Scientists Have Developed a New HIV Vaccine
CAMBRIDGE, MA — July 9, 2018
A group of scientists led by Harvard Medical School Professor Dan Barouch has developed a new HIV vaccine. This could be the real breakthrough that so many have been waiting for for so long.
A detailed report on the vaccine was published by the scientific journal Lancet.
According to data, 37 million cases of HIV-1 infection have been diagnosed worldwide, with more than 1.8 million new cases diagnosed every new year. No licensed prophylactic HIV-1 vaccine exists.
According to the study's summary, the scientists "aimed to evaluate mosaic adenovirus serotype 26 (Ad26)-based HIV-1 vaccine candidates in parallel studies in humans and rhesus monkeys to define the optimal vaccine regimen to advance into clinical efficacy trials."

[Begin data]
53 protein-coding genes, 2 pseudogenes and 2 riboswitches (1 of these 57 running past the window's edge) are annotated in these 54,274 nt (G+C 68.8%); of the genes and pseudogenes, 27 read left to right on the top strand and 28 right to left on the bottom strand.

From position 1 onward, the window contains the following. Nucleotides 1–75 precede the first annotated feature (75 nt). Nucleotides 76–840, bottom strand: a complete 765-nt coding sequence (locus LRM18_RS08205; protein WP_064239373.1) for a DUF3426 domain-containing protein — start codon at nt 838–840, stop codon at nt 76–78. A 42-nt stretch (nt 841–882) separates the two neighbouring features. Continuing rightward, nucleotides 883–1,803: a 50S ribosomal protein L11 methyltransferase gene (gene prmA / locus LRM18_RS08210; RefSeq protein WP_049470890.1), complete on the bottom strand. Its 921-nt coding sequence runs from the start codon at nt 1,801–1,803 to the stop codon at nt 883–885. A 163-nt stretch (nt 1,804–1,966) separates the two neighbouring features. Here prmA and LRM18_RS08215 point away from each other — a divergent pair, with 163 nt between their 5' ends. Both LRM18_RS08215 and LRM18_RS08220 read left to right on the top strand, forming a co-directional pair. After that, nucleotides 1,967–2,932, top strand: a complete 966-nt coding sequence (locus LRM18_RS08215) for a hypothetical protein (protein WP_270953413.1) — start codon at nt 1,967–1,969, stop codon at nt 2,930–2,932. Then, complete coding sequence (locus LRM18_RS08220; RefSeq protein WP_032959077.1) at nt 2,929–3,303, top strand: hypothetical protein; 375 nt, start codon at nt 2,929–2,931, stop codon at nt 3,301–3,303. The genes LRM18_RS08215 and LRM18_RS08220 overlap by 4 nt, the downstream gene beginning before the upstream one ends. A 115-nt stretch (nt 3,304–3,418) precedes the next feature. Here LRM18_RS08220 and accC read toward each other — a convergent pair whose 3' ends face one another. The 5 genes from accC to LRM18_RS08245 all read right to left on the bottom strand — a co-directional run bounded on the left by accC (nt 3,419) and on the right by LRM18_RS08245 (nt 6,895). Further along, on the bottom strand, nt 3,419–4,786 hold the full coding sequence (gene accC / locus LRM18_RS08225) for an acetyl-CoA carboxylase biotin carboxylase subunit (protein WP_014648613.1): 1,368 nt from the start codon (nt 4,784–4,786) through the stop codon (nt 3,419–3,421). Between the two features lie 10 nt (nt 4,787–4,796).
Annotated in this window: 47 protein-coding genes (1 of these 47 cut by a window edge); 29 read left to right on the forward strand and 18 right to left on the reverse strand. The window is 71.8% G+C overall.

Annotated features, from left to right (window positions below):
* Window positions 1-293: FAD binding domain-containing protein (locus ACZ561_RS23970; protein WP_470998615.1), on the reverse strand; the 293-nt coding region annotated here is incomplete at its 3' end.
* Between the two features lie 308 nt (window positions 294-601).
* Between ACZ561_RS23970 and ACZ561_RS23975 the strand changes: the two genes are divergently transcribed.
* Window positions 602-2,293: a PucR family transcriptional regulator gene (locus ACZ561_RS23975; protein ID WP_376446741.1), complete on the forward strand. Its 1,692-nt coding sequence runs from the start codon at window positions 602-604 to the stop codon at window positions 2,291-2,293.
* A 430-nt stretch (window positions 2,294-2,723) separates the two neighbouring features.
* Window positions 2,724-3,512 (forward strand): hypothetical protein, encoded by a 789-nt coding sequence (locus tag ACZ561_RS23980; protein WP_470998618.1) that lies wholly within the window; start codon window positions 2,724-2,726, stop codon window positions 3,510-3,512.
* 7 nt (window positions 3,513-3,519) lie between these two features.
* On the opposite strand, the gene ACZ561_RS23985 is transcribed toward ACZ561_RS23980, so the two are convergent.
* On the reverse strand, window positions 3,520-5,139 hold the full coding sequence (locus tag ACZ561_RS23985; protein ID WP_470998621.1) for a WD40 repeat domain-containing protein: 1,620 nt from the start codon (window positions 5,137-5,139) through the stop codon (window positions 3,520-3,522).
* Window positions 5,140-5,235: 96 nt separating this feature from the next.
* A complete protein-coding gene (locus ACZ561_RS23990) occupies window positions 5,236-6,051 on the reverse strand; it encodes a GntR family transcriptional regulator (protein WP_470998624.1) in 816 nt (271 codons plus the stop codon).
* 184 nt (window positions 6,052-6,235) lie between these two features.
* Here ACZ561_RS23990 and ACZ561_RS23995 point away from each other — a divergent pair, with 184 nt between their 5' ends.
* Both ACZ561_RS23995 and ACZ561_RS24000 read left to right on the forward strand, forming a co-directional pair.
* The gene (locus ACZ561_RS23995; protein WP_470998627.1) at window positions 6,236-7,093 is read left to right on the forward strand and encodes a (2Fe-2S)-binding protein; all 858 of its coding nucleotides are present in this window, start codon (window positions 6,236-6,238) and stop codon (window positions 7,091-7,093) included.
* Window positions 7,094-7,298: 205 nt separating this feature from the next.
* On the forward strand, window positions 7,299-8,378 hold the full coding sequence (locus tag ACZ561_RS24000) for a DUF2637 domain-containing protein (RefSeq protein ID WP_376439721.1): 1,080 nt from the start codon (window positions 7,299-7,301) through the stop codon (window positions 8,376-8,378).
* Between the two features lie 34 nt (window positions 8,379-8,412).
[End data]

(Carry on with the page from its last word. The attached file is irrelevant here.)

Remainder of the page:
Participants for the study were recruited from 12 clinics in East Africa, South Africa, Thailand, and the U.S. They were healthy, HIV-1-uninfected participants who were considered at low risk for HIV-1 infection.
They were vaccinated with a specific combination of the vaccine, using different combinations (4 vaccinations, in general). After the third time, blood tests showed that the immune system reacted correctly, without any serious side effects.
The mosaic vaccine was the most immunogenic in humans; it elicited Env-specific binding antibody responses and antibody-dependent cellular phagocytosis responses at week 52, and T-cell responses at week 50.
"It induced comparable and robust immune responses in humans and rhesus monkeys, and it provided significant protection against repetitive heterologous SHIV challenges in rhesus monkeys," according, once again, to the study's summary.
The results are preliminary, as scientists have yet to conduct the final stage of the study - clinical trials of humans infected with HIV.